The book of Acts rightly has been called, “The Acts of the Holy Spirit”. It is an exciting adventure in witnessing, evangelistic proclamation, and church growth. Acts is the story of consecrated believers, filled with the Holy Spirit, impacting the world for Christ. They were totally dependent on the Holy Spirit to accomplish miraculous results. Theirs is an example of what the Holy Spirit can accomplish through men and women that are totally consecrated to Him.
Read Acts 2:41-42; Acts 4:4, Acts 4:31; Acts 5:14, Acts 5:42; Acts 6:7; and Acts 16:5. What impresses you most about these passages? What is the message that Luke, the author of Acts, desires to share by recording such rapid growth?
Luke’s intent in writing the book of Acts is to share with each reader the ministry of the Holy Spirit in the early church.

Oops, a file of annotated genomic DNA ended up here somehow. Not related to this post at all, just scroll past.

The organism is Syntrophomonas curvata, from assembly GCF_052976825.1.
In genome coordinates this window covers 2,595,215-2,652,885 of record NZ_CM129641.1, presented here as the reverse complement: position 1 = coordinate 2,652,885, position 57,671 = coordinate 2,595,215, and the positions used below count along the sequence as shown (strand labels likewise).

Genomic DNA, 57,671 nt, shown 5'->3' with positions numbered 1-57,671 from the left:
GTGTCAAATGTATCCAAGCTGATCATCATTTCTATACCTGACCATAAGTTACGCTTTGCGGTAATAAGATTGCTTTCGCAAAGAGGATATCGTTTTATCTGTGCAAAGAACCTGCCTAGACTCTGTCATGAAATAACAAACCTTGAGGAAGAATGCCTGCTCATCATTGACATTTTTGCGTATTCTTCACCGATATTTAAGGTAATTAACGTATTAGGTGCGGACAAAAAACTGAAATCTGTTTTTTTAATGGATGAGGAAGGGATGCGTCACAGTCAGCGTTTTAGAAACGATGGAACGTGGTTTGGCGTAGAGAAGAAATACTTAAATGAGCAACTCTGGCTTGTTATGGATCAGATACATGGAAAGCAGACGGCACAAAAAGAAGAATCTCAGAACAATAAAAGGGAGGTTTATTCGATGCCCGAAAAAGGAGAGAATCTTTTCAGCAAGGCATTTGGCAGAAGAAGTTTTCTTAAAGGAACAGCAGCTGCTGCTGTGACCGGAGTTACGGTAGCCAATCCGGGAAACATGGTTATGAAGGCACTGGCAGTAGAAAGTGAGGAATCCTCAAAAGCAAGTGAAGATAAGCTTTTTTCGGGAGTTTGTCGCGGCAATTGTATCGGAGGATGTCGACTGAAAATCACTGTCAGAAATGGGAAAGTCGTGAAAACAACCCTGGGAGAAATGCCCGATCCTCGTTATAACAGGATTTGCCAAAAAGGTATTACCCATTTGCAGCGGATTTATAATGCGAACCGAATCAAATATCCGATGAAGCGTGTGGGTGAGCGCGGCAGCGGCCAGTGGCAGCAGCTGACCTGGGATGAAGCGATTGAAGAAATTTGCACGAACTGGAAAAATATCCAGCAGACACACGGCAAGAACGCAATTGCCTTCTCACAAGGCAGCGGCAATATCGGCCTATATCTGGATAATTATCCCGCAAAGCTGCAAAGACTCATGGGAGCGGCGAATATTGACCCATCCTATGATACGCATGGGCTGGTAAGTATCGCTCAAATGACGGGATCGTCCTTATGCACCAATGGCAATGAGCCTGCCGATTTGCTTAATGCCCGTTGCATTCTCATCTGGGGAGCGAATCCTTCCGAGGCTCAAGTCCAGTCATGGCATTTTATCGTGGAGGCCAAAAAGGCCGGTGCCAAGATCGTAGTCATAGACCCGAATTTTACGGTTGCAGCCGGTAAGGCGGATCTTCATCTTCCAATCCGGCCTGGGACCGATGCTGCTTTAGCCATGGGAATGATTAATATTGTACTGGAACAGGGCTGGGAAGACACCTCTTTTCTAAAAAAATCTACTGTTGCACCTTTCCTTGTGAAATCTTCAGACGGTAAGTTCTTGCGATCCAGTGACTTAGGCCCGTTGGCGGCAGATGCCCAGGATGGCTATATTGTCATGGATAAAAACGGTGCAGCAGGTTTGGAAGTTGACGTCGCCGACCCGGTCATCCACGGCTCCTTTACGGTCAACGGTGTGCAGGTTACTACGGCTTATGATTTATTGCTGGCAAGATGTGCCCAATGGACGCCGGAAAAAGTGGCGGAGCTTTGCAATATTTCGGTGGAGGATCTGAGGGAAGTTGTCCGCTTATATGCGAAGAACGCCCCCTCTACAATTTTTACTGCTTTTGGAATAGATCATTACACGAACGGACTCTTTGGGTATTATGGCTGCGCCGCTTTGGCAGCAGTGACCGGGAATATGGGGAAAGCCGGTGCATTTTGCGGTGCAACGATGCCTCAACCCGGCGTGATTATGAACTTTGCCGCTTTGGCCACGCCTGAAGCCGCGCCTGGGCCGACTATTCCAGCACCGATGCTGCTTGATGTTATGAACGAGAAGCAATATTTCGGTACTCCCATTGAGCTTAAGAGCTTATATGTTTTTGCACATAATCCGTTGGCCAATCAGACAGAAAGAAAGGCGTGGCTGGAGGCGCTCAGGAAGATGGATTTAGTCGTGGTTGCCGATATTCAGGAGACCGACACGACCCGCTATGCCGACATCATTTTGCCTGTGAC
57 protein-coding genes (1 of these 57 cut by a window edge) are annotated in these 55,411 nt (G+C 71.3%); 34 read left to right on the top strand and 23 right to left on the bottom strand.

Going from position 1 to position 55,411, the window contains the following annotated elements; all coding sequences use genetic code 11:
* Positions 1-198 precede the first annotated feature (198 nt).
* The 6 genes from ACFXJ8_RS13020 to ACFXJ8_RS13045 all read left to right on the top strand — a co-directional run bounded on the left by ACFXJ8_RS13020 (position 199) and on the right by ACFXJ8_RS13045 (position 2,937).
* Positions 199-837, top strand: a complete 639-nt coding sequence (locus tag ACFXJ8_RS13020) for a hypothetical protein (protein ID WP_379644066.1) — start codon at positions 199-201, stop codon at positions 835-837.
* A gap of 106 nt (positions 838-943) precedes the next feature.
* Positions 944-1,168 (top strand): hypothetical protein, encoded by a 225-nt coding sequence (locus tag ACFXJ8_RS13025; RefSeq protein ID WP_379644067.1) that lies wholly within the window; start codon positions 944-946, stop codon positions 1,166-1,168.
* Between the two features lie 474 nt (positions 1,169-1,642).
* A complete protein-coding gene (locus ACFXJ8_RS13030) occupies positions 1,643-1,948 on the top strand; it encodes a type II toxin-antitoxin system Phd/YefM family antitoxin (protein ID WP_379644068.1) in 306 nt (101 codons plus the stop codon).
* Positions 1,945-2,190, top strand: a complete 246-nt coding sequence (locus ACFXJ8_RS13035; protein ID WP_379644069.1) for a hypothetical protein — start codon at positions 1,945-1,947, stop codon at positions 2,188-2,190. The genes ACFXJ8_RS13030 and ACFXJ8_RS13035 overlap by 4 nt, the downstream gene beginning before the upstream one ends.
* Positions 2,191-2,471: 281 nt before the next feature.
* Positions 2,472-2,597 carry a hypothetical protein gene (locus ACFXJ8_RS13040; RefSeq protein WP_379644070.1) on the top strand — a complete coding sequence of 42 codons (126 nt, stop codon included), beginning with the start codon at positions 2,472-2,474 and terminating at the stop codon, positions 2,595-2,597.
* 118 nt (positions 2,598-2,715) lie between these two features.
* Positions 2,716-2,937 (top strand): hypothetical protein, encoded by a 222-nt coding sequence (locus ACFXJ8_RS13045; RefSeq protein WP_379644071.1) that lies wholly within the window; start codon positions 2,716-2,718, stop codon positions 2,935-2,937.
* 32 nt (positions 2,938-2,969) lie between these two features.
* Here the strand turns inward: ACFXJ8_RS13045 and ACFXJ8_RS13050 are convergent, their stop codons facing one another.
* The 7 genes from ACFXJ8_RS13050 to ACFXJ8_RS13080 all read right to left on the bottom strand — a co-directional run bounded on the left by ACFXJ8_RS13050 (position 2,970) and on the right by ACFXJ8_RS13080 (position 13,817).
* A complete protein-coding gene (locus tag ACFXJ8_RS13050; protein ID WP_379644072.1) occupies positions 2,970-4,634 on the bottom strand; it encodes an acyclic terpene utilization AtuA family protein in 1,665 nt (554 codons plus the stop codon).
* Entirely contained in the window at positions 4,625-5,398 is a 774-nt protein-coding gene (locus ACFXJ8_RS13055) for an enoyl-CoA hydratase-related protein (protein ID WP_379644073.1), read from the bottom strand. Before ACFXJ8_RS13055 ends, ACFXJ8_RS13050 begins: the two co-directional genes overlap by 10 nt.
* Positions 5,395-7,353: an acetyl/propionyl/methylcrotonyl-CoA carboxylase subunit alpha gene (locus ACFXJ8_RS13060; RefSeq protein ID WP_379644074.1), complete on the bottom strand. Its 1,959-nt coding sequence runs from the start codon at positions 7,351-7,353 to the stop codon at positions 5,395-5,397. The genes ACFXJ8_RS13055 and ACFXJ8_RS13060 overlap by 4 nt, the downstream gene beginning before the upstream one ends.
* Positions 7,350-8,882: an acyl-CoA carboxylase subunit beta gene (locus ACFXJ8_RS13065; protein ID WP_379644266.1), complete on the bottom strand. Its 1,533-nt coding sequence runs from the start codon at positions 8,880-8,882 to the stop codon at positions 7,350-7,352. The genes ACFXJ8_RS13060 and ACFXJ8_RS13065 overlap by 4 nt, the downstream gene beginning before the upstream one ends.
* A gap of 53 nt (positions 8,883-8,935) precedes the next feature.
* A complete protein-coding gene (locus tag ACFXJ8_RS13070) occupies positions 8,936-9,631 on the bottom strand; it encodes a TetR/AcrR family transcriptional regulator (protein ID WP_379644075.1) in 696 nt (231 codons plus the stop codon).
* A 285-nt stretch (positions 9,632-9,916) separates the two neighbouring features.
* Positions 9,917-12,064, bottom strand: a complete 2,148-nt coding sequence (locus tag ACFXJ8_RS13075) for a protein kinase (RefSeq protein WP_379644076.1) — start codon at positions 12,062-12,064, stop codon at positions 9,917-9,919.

Notice, too, that he is not hesitant to use numbers to measure the movement of the Spirit in the first century. That is, he was counting baptisms. In Acts 2:41, he highlights the fact that 3,000 were baptized in a single day at a single place. In Acts 4:4, he speaks of 5,000 men who were baptized. In Acts 5:14, multitudes come to the Lord and are baptized.
Whether it is a single individual like Lydia, the Philippian jailer, a demon-possessed slave girl, or the Ethiopian eunuch, Luke takes notice and records the moving of the Holy Spirit in the hearts of these people. The important point here is that behind each of the large numbers are individual human beings, each one a child of God for whom Jesus Christ died. Yes, we like the big numbers, but in the end, witnessing is often a one-to-one endeavor.
To facilitate the rapid growth of the New Testament church, new churches were planted. One of the reasons that the early church grew so rapidly is because the church was constantly renewed through planting new churches. What an important message for us today.
|The prime focus of the New Testament church was mission. How can we make sure that, at the core of all that we do in our local church, mission is always at the center?|